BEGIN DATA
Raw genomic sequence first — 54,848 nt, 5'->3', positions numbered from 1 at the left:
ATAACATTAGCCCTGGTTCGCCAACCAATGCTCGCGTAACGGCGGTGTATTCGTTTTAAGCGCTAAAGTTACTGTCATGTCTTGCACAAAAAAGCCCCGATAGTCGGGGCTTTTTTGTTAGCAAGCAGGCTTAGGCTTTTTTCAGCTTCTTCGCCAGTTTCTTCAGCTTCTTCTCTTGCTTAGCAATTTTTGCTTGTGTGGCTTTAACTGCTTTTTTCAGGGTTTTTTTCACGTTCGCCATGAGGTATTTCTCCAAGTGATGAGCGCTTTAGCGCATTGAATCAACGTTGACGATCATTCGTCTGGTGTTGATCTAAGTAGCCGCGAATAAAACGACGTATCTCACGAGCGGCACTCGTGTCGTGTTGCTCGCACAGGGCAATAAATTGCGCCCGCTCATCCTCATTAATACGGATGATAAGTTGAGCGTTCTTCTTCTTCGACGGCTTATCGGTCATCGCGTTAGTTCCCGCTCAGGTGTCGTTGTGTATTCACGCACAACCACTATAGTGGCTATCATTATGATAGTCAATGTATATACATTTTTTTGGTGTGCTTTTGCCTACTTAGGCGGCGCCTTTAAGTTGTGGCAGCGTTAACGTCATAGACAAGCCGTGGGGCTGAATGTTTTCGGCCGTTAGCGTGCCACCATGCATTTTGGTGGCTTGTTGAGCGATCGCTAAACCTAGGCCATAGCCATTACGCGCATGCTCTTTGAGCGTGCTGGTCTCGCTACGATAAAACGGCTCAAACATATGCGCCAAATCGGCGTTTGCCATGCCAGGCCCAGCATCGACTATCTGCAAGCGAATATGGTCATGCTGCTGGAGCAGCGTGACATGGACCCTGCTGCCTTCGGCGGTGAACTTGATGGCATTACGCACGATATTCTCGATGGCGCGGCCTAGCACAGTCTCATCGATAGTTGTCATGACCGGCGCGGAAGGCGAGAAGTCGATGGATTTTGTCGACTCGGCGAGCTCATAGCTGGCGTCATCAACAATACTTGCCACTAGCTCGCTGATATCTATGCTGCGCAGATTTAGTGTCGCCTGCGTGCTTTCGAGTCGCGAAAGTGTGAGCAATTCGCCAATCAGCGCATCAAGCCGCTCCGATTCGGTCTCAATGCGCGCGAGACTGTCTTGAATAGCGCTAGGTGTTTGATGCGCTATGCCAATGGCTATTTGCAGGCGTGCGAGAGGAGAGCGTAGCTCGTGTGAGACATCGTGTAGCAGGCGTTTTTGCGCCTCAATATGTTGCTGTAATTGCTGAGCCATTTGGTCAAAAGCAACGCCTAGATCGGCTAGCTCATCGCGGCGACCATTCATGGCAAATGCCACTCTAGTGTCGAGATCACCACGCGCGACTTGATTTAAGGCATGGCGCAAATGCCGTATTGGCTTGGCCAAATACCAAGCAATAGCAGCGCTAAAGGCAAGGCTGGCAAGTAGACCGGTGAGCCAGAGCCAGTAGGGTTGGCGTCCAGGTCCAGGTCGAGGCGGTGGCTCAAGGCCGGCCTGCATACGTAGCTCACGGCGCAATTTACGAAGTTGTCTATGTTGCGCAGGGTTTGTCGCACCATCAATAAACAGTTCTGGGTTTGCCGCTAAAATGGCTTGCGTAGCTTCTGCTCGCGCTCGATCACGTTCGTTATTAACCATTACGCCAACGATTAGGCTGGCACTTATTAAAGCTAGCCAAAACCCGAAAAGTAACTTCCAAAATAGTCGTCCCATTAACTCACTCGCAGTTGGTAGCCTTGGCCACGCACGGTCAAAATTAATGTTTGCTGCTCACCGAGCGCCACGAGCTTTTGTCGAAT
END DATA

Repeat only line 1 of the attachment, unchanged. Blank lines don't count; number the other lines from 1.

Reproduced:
Raw genomic sequence first — 54,848 nt, 5'->3', positions numbered from 1 at the left: